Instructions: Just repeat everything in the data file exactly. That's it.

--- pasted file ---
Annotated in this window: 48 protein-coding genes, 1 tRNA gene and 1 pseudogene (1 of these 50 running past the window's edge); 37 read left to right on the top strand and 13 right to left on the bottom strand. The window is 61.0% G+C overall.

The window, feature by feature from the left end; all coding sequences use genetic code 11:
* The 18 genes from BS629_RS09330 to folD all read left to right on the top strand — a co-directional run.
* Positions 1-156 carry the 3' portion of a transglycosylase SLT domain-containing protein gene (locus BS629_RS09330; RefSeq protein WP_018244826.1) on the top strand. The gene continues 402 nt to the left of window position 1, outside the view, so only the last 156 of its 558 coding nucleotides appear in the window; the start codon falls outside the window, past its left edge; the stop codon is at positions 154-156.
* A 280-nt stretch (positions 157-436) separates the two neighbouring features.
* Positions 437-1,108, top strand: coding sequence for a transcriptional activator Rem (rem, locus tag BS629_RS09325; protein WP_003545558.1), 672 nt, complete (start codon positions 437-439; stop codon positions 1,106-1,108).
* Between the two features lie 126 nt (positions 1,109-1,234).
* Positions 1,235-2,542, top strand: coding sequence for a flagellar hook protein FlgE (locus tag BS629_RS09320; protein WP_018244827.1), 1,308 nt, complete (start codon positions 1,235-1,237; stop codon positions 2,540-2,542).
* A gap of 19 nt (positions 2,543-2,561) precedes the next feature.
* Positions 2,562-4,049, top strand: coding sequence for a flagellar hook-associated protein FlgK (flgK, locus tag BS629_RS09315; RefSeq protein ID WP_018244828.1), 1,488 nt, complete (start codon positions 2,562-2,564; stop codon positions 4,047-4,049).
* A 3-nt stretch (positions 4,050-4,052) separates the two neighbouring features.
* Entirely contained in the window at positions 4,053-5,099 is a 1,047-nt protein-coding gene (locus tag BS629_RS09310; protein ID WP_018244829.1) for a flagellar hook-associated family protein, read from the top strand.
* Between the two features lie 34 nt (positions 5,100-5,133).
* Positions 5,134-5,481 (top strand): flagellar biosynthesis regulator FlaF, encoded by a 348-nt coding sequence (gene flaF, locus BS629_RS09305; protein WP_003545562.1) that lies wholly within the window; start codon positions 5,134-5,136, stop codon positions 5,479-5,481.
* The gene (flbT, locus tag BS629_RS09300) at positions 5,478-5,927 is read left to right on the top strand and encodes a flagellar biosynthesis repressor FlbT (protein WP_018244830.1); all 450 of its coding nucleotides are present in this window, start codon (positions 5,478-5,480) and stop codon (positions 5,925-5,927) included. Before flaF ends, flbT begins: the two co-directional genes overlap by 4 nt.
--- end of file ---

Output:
Annotated in this window: 48 protein-coding genes, 1 tRNA gene and 1 pseudogene (1 of these 50 running past the window's edge); 37 read left to right on the top strand and 13 right to left on the bottom strand. The window is 61.0% G+C overall.

The window, feature by feature from the left end; all coding sequences use genetic code 11:
* The 18 genes from BS629_RS09330 to folD all read left to right on the top strand — a co-directional run.
* Positions 1-156 carry the 3' portion of a transglycosylase SLT domain-containing protein gene (locus BS629_RS09330; RefSeq protein WP_018244826.1) on the top strand. The gene continues 402 nt to the left of window position 1, outside the view, so only the last 156 of its 558 coding nucleotides appear in the window; the start codon falls outside the window, past its left edge; the stop codon is at positions 154-156.
* A 280-nt stretch (positions 157-436) separates the two neighbouring features.
* Positions 437-1,108, top strand: coding sequence for a transcriptional activator Rem (rem, locus tag BS629_RS09325; protein WP_003545558.1), 672 nt, complete (start codon positions 437-439; stop codon positions 1,106-1,108).
* Between the two features lie 126 nt (positions 1,109-1,234).
* Positions 1,235-2,542, top strand: coding sequence for a flagellar hook protein FlgE (locus tag BS629_RS09320; protein WP_018244827.1), 1,308 nt, complete (start codon positions 1,235-1,237; stop codon positions 2,540-2,542).
* A gap of 19 nt (positions 2,543-2,561) precedes the next feature.
* Positions 2,562-4,049, top strand: coding sequence for a flagellar hook-associated protein FlgK (flgK, locus tag BS629_RS09315; RefSeq protein ID WP_018244828.1), 1,488 nt, complete (start codon positions 2,562-2,564; stop codon positions 4,047-4,049).
* A 3-nt stretch (positions 4,050-4,052) separates the two neighbouring features.
* Entirely contained in the window at positions 4,053-5,099 is a 1,047-nt protein-coding gene (locus tag BS629_RS09310; protein ID WP_018244829.1) for a flagellar hook-associated family protein, read from the top strand.
* Between the two features lie 34 nt (positions 5,100-5,133).
* Positions 5,134-5,481 (top strand): flagellar biosynthesis regulator FlaF, encoded by a 348-nt coding sequence (gene flaF, locus BS629_RS09305; protein WP_003545562.1) that lies wholly within the window; start codon positions 5,134-5,136, stop codon positions 5,479-5,481.
* The gene (flbT, locus tag BS629_RS09300) at positions 5,478-5,927 is read left to right on the top strand and encodes a flagellar biosynthesis repressor FlbT (protein WP_018244830.1); all 450 of its coding nucleotides are present in this window, start codon (positions 5,478-5,480) and stop codon (positions 5,925-5,927) included. Before flaF ends, flbT begins: the two co-directional genes overlap by 4 nt.